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‘Fresh, never frozen’ trend puts pressure on the cold supply chain

The growing demand for fresh products emphasizes the need for quality control at every step, and chilling technology is a key part of improvement.

Messer’s proprietary injector for bottom-injection mixer chilling seals against the inside wall of the mixer. It is hygienically designed to prevent the entrapment of food particles in nozzle orifices.
Messer’s proprietary injector for bottom-injection mixer chilling seals against the inside wall of the mixer. It is hygienically designed to prevent the entrapment of food particles in nozzle orifices.

America’s quick-service restaurants continue to roll out advertising that rings the bell for consumers hungry for “fresh” and “never frozen” products, according to Erik Fihlman, food industry program manager at Messer LLC. “While consumers think in terms of healthier eating and quality, meat and poultry processors have specific regulatory definitions which have implications across the cold chain,” he states.

In general, meat and poultry products, whether fresh or ultimately frozen, must be maintained below 40° F at all times. Frozen food products might be processed down to a wide range of temperatures, but for “fresh” and “never frozen” products the control window is very narrow – within about 11° F for red meat, and within about 14° F for fresh poultry, according to Fihlman.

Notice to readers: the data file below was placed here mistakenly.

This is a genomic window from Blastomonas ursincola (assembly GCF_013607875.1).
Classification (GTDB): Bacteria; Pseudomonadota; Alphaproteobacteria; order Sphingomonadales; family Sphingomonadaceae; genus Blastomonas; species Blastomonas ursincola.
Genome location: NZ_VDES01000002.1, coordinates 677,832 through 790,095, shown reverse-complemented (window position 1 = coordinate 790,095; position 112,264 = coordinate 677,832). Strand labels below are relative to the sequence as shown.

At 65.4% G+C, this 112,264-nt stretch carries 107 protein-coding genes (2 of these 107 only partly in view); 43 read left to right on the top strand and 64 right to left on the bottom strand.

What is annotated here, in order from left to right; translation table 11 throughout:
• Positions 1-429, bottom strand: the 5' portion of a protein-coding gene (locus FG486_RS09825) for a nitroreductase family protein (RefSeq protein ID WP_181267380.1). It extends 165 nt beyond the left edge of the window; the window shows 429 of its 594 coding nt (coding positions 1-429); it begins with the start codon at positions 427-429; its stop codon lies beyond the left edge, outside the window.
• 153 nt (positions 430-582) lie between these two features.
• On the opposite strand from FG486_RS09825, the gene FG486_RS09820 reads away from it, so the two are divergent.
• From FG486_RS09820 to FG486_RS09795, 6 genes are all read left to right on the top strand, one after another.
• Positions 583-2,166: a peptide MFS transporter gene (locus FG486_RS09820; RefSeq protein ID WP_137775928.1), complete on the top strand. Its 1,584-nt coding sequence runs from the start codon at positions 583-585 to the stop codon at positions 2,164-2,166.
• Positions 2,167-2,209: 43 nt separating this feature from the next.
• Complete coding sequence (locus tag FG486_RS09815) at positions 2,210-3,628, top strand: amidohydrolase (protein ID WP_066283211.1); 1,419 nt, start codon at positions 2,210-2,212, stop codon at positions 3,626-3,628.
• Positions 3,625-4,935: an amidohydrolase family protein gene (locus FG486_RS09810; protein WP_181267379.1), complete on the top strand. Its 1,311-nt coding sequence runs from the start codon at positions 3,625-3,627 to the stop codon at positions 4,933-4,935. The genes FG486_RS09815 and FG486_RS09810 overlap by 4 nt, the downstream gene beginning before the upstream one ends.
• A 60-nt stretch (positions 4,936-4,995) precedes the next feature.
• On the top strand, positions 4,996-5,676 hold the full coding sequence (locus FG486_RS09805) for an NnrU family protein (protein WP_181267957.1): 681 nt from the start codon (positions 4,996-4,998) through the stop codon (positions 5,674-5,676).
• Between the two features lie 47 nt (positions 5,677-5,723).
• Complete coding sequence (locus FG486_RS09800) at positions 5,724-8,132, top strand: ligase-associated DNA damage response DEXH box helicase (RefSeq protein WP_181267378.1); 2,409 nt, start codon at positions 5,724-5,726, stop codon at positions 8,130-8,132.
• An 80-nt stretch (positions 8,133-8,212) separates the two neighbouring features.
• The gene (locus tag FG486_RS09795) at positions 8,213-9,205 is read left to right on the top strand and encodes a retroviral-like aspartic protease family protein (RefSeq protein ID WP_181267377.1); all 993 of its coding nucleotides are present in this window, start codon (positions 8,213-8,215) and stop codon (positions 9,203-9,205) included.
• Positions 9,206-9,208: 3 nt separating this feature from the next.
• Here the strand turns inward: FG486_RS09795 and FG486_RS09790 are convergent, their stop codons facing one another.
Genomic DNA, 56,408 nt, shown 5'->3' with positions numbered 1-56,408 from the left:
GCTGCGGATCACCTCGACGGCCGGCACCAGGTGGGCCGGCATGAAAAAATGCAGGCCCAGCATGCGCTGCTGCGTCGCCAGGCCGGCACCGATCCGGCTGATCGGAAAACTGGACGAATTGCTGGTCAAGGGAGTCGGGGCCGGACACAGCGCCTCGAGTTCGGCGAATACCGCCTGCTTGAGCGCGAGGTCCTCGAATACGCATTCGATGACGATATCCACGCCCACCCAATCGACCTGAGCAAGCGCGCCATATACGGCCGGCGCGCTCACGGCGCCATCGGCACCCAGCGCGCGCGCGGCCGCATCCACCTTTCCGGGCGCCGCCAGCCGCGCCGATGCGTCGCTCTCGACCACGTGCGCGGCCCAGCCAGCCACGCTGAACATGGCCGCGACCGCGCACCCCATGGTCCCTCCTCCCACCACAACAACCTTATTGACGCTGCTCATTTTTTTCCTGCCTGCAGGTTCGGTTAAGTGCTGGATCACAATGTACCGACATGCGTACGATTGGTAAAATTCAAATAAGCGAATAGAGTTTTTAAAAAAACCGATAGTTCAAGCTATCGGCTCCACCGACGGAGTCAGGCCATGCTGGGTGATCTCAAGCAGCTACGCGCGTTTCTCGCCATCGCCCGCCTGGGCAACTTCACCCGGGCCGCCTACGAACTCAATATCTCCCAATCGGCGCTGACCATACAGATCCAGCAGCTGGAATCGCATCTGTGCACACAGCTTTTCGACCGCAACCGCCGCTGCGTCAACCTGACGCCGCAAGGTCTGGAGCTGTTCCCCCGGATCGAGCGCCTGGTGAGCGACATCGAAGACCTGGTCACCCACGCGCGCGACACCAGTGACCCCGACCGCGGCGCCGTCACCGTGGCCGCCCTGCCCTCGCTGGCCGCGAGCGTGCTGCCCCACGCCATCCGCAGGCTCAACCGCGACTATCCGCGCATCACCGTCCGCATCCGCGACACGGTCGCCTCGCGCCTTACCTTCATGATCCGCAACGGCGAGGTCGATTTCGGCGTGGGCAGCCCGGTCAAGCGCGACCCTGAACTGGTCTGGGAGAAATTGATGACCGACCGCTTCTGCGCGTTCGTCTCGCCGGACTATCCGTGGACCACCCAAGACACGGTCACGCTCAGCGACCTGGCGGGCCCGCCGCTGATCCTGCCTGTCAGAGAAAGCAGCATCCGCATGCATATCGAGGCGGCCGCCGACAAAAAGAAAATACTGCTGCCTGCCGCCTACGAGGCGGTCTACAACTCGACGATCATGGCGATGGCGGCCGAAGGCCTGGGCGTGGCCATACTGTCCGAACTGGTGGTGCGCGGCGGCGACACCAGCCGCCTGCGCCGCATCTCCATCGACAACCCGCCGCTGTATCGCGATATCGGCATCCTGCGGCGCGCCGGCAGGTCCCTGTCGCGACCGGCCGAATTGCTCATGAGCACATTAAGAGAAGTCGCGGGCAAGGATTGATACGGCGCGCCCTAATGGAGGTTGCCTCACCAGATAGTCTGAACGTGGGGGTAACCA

“Specifically, per the USDA/FSIS claim guidance, to use the term ‘never frozen’, red meat products must never be frozen, and for processed or unprocessed poultry products the internal temperature must never be below 0° F,” states Fihlman. “In addition, for poultry products to use the term ‘fresh’, the internal temperature can never be below 26° F,” he explains.*

New cryogenic chilling technology, such as Combo Bin Chilling and Mixer Chilling can make a difference as part of a processor’s overall quality and food safety efforts, according to Messer.

Combo Bin Chilling

To rapidly lower the temperature of raw meat and poultry for bulk shipment, whole muscle and cut meats are loaded into combo bins which are typically covered with dry ice or carbon dioxide (CO2) snow. To further speed equilibration, new automated chillers can gently and evenly layer the CO2 snow as cut products are simultaneously loaded into the combo bin. This not only speeds loading, Fuhlman states, but creates more rapid equilibration and avoids “hot spots” and frozen clumps while reducing purge. As an added benefit, this automated process eliminates labor for shoveling pellets.

Once bulk products are loaded on a truck, the refrigeration system can only control the temperature inside the trailer, but it will have no appreciable impact on the internal temperature of the product, Fuhlman explains. Shipments to and from processing facilities can be affected by extreme weather, so the goal is to ensure chilled products are at the proper equilibrated temperature before being transported.

Mixer Chilling